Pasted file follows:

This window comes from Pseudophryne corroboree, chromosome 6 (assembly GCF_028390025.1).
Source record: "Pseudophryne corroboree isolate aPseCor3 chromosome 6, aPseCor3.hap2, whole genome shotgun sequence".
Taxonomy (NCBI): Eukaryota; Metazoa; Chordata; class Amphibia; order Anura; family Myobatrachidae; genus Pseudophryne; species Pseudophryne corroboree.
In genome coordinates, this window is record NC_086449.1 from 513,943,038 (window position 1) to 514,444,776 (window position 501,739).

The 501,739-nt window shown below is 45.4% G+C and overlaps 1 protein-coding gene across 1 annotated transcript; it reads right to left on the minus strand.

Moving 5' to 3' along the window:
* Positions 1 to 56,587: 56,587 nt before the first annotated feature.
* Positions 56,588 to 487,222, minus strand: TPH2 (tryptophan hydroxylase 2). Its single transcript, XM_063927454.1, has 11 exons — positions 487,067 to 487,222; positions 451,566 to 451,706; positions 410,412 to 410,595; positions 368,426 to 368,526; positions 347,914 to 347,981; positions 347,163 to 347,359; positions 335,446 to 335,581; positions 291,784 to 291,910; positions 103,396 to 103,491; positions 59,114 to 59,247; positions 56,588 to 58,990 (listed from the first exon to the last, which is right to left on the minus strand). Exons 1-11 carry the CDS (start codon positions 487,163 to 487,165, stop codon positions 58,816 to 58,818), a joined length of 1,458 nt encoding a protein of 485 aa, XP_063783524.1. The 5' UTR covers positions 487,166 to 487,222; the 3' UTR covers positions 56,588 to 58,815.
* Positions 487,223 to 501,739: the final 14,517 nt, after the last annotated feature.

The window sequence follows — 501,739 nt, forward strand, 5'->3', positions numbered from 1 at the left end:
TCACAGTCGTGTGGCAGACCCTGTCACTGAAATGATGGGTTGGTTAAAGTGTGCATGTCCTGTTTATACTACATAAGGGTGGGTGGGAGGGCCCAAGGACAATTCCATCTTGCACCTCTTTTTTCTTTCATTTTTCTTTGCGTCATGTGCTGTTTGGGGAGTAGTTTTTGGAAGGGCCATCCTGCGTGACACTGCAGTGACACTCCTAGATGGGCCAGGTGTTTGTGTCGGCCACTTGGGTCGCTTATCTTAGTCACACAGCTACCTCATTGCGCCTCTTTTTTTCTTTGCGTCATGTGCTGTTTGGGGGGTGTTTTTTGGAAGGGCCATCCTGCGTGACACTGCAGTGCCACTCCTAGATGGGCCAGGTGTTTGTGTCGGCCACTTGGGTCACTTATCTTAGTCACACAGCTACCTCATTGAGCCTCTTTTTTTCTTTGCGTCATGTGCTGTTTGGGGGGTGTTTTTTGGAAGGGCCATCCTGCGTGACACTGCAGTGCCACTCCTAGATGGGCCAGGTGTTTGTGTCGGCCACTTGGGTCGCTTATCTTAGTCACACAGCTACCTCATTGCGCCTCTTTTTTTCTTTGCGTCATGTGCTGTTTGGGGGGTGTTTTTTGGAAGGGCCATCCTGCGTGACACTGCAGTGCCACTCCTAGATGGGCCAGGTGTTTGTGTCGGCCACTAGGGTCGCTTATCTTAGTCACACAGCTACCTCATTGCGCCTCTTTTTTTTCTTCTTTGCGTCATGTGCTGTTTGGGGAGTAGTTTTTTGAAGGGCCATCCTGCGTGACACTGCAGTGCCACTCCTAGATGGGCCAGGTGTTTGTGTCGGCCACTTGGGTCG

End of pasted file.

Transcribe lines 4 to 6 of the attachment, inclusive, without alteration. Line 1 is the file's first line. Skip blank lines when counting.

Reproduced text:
In genome coordinates, this window is record NC_086449.1 from 513,943,038 (window position 1) to 514,444,776 (window position 501,739).

The 501,739-nt window shown below is 45.4% G+C and overlaps 1 protein-coding gene across 1 annotated transcript; it reads right to left on the minus strand.

Moving 5' to 3' along the window: